USS Renshaw (DD-499) Areas With Asbestos Exposure

The USS Renshaw (DD/DDE-499), a Fletcher-class destroyer, was laid down 7 May 1942 by the Federal Shipbuilding & Drydock Company in Kearny, New Jersey; launched on 13 October 1942, sponsored by Miss Dorothy Lillian Renshaw; and commissioned on 5 December 1942, with Lieutenant Commander C. F. Chillingworth in command. The USS Renshaw (DD/DDE-499) was decommissioned on 14 February 1970 and was struck from the Navy List the same day. It was sold for scrapping in October 1970 to Zidell Explorations, Inc. The ship earned eight battle stars for World War II service; five battle stars for Korean War service; and six battle stars for Vietnam War service. Ship's Bell survives and is at the Portsmouth Naval Shipyard Museum. During much of the 20th Century, especially during World War II and the early Cold War years, large quantities of asbestos went through shipyards into new ships and out of refurbished and decommissioned ships. Thousands of Navy veterans and shipyard workers breathed the asbestos fibers. The manufacturers and distributors of asbestos-containing products failed to provide adequate warnings regarding the health hazards, although they knew – or should have known – of these dangers since as far back as the 1920s.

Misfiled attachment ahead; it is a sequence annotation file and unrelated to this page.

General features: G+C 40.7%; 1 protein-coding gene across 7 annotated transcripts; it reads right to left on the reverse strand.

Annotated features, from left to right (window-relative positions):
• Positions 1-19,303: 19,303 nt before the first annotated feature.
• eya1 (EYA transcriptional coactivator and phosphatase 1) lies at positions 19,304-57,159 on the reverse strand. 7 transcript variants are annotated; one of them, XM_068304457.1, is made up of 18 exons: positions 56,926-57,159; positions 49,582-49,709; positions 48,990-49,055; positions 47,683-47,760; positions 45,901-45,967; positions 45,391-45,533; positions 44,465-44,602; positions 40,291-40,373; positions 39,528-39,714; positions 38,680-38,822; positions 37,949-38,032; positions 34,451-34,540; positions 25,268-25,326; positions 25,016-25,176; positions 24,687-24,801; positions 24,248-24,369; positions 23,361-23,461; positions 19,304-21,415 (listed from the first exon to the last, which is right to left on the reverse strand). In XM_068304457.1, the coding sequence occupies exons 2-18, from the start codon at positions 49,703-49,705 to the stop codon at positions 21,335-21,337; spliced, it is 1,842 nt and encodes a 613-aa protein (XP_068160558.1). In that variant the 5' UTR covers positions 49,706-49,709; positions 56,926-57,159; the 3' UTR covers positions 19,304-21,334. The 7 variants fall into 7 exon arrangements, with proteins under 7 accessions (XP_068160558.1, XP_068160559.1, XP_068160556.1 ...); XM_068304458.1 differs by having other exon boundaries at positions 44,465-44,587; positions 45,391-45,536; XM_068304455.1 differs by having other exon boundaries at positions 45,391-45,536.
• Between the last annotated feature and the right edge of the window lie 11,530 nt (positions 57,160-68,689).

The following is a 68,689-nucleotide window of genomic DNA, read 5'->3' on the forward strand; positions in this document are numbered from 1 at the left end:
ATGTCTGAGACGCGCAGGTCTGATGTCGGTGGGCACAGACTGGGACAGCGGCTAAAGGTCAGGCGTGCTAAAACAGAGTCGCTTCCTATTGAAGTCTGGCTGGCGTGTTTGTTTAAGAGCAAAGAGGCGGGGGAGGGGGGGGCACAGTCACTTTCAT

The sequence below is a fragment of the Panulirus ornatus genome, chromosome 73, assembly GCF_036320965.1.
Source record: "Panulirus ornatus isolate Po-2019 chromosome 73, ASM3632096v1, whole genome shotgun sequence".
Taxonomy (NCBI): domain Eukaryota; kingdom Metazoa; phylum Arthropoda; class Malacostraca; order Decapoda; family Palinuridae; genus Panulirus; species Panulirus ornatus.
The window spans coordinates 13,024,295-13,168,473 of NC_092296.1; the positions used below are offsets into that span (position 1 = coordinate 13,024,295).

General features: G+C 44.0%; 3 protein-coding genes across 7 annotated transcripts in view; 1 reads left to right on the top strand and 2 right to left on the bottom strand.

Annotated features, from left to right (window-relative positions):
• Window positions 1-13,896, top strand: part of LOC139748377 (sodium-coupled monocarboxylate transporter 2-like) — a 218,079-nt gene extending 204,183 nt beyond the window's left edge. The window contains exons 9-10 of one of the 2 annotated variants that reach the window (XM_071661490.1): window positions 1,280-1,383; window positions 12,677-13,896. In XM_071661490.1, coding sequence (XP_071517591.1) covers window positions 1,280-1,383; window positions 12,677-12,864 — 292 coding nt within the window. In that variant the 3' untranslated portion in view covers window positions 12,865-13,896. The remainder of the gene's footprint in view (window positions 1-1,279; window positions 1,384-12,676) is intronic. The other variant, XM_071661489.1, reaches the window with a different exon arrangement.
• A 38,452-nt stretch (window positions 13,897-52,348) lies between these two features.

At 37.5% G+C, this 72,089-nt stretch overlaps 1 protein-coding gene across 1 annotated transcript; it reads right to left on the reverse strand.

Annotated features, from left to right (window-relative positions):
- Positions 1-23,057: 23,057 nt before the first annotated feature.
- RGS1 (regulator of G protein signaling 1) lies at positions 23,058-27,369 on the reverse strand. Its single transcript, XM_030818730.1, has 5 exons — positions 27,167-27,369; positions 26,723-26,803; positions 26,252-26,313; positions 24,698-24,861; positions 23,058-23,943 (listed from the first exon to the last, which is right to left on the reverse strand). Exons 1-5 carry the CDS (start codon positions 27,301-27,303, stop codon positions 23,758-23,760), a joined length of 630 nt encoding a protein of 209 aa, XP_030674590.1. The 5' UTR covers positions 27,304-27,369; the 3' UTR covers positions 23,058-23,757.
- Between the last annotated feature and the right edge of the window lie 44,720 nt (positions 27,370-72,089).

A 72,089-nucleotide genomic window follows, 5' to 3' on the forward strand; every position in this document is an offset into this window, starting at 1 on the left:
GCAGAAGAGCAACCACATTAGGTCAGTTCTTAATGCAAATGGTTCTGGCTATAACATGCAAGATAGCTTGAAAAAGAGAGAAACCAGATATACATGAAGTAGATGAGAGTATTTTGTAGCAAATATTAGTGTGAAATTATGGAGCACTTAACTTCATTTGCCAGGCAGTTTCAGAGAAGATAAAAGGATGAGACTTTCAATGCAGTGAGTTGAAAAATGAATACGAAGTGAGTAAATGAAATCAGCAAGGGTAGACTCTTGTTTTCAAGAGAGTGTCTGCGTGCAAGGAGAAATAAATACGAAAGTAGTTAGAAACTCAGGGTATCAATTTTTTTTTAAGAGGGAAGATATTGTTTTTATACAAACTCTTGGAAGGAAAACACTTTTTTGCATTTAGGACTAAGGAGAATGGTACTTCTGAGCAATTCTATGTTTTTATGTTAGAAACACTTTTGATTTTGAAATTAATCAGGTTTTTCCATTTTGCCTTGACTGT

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Shipmates on USS Renshaw (DD-499)